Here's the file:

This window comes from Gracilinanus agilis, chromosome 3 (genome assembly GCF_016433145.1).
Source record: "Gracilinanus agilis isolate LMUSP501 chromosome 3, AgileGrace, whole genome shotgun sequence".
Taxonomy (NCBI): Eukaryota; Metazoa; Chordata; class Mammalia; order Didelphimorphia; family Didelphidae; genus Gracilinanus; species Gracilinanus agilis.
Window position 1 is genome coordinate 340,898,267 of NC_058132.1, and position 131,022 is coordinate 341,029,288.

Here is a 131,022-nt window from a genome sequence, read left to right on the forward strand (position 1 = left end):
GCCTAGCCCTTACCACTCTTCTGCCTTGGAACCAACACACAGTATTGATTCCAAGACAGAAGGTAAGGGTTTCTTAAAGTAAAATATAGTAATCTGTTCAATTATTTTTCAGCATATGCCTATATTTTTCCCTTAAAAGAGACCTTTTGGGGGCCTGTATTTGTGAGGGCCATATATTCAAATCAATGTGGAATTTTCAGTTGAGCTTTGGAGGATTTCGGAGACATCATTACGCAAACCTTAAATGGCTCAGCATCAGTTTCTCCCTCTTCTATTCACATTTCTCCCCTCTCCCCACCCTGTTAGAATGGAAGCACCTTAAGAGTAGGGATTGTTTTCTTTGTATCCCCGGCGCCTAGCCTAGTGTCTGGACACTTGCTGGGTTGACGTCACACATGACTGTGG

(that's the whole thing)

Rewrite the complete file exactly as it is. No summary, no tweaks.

This window comes from Gracilinanus agilis, chromosome 3 (genome assembly GCF_016433145.1).
Source record: "Gracilinanus agilis isolate LMUSP501 chromosome 3, AgileGrace, whole genome shotgun sequence".
Taxonomy (NCBI): Eukaryota; Metazoa; Chordata; class Mammalia; order Didelphimorphia; family Didelphidae; genus Gracilinanus; species Gracilinanus agilis.
Window position 1 is genome coordinate 340,898,267 of NC_058132.1, and position 131,022 is coordinate 341,029,288.

Here is a 131,022-nt window from a genome sequence, read left to right on the forward strand (position 1 = left end):
GCCTAGCCCTTACCACTCTTCTGCCTTGGAACCAACACACAGTATTGATTCCAAGACAGAAGGTAAGGGTTTCTTAAAGTAAAATATAGTAATCTGTTCAATTATTTTTCAGCATATGCCTATATTTTTCCCTTAAAAGAGACCTTTTGGGGGCCTGTATTTGTGAGGGCCATATATTCAAATCAATGTGGAATTTTCAGTTGAGCTTTGGAGGATTTCGGAGACATCATTACGCAAACCTTAAATGGCTCAGCATCAGTTTCTCCCTCTTCTATTCACATTTCTCCCCTCTCCCCACCCTGTTAGAATGGAAGCACCTTAAGAGTAGGGATTGTTTTCTTTGTATCCCCGGCGCCTAGCCTAGTGTCTGGACACTTGCTGGGTTGACGTCACACATGACTGTGG